Anyone interested in making quilts for veterans can get information at www.qovf.org
Welcome to the Quilting Board!
Do take the time to look it up....it has a wealth of information and it will answer any questions you may have. I have been making Quilts of Valor since 2009, and it is very rewarding. You can Google Quilts of Valor by state, and the chances are good you will find a contact within your state.
I, too, have been making Quilts of Valor for 5-1/2 years, attempting to make one a week. Like quilttinger said, it is very rewarding.
I received the most meaninfgul thank you note from the medical staff in Afghanistan, wherein they thanked me for the beautiful quilt and added that it was draped over the soldier when he received his Purple Heart. I hadn't thought of the Purple Heart thing before but the message really tugged at my heart strings. Yes, this is rewarding work and as long as I'm able. . . . . .
I have a question about this. With the wars winding down and soldiers coming home, will there still be a need for quilts?
Every injured veteran is to receive a quilt. My guild has also been making them and giving them to any veteran of any war. These people really appreciate them. As long as they served they are given a quilt.
I have a concern about the high cost of postage, to send them to be used. What do you all do about that? any suggestions for us? I would love to do it....my son JON is a Marine Corp Captain, helicoptor pilot and I sure have the gray hair to prove it....we / HE did Iraq and it was a scared time for us, as parents. My hubby was a Navy Lt. and flew F4J's....we did VN twice.......that was a worrisome time too.
Judy, retired RN, alias 4 dogs and in the mountains of western North Carolina.
Someday you will be a memory - try to make it a good one .
My friend, Cindy, and I both make QOVs. We work from the same pool of fabrics and money. We go to 3-4 local events per year ( i.e., community days, fairs, etc) to raise funds to support this worthy cause. We take a table, a sign, our books (which I'll explain later), a money box and two quilts. Cindy stands at one end of the table, me at the other. We usually start a conversation by saying, "may we talk to you about our quilts, why we make them and where they are going?" Then we go on to explain about QOVs, how we get our destinations, the cost of supplies and postage (we estimate about $80 each to make and ship), and ask if they can help with a donation. Very few turn us down. At the end of a long day, we come away with several hundred dollars.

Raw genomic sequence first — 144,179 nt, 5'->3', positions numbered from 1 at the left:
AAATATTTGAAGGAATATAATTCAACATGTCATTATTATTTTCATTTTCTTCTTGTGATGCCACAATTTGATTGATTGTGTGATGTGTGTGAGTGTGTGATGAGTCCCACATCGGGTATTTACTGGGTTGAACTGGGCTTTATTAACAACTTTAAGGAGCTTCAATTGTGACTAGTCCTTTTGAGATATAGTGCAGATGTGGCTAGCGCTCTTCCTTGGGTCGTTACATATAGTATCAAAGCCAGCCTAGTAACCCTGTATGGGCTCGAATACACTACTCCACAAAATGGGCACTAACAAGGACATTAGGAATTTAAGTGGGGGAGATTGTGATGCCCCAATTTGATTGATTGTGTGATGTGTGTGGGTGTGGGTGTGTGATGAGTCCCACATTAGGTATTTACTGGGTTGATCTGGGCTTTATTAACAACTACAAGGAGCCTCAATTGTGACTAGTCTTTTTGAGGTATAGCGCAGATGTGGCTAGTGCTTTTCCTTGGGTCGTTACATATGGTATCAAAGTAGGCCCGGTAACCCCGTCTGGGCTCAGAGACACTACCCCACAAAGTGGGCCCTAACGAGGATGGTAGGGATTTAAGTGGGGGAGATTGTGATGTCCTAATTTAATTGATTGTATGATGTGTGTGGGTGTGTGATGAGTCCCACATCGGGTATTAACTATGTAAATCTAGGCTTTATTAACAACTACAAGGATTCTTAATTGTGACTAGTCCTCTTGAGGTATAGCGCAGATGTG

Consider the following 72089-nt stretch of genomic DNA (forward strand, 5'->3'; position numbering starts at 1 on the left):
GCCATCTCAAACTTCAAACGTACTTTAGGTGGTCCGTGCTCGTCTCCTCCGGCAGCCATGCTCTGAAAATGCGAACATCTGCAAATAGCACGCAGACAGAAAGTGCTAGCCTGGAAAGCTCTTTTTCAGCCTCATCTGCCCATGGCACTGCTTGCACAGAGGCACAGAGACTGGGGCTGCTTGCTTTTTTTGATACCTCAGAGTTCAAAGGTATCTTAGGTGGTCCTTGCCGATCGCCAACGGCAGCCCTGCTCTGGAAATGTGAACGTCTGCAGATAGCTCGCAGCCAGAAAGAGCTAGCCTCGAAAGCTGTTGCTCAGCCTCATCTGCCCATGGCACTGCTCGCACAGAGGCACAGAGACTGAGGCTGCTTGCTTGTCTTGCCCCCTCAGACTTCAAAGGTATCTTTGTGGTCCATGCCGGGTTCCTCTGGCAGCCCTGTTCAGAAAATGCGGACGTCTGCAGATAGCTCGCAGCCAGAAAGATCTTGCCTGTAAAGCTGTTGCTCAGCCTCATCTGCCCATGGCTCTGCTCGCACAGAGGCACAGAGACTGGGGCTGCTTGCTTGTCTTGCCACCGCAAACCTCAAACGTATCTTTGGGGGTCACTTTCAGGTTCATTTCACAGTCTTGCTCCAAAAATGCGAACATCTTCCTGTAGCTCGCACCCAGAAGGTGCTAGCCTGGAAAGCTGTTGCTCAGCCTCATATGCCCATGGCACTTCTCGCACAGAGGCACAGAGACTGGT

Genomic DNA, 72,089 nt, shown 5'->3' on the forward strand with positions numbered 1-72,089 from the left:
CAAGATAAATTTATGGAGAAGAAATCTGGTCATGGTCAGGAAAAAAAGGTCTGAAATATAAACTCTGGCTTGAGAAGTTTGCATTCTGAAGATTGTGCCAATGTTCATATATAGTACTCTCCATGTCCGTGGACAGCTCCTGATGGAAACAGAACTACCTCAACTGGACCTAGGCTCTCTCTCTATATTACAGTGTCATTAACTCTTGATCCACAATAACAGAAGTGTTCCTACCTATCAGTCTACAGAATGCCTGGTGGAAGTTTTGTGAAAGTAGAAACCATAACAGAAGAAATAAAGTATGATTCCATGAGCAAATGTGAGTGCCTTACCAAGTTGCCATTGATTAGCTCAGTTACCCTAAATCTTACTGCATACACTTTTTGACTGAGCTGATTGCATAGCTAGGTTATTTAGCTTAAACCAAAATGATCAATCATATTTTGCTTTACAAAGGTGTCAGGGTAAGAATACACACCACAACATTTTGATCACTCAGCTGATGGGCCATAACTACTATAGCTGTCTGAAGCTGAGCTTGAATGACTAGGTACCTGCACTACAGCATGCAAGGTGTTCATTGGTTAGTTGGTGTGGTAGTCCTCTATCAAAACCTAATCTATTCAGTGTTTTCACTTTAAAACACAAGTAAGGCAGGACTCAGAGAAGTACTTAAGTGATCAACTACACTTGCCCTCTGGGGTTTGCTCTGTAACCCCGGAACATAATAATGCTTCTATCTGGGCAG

Regarding the need for these quilts now that the conflicts are winding down, many of our wounded will need care for many years. We often find a local need and have given to WWIIs, VietNam and Korean vets. One lad was in the VietNam and was recently confined at a psych unit for several months owing the post traumatic stress. His wife said she expected to come home and find him dead. (They took all of the guns out of the house.) When he agreed to go for help, he said he only wanted to talk to a VA doctor, they were the only ones who would understand.
When quilt is ready, we contact the Foundation and they in turn will provide a destination. For the past year, all of our quilts have gone to Afghanistan or Landstahl, Germany. We have a large hospital in Landsahl where they do the serious surgeries. When a soldier gets to Landstahl, he will return home and in most cases cannot return to combat. Cindy and I have pictures of the medical transport planes that carry these heroes. One photo shows the litters stacked three high on the wall and a line of litters down the center of the plane. AND, you can see they all have red/white/blue covering them.
Regarding our books. We take a photos of several of our completed quilts. We have a few thank you notes. We have a few pictures of recipients. We have copies of our destination letters. We show these books as we talk to the public. We have been invited to speak at ladies and mens clubs, churches and find these folks to be generous.
This is all I can think to share with you now and must close. I have an appointment and need to head out.
Thanks for listening to this long post.
Thanks for the info Suz! I've wanted to do this. I am a full time grandmother/caregiver to two of my grandsons, helping my daughter out who is going through a nasty divorce. You mentioned the hospital in Landstahl. My daughter was in the Army, served in Iraq. She is a critical care nurse and worked at Walter Reed. Once the patients left Landstahl they went straight to her unit. She had patients who were 2-3 days post-injury. She thoroughly enjoyed working with these soldiers. She said they all had such positive attitudes.
Veteran's quilts are always a great one to make. Thank you for the site.
If you see someone without a SMILE, please give them one of yours!!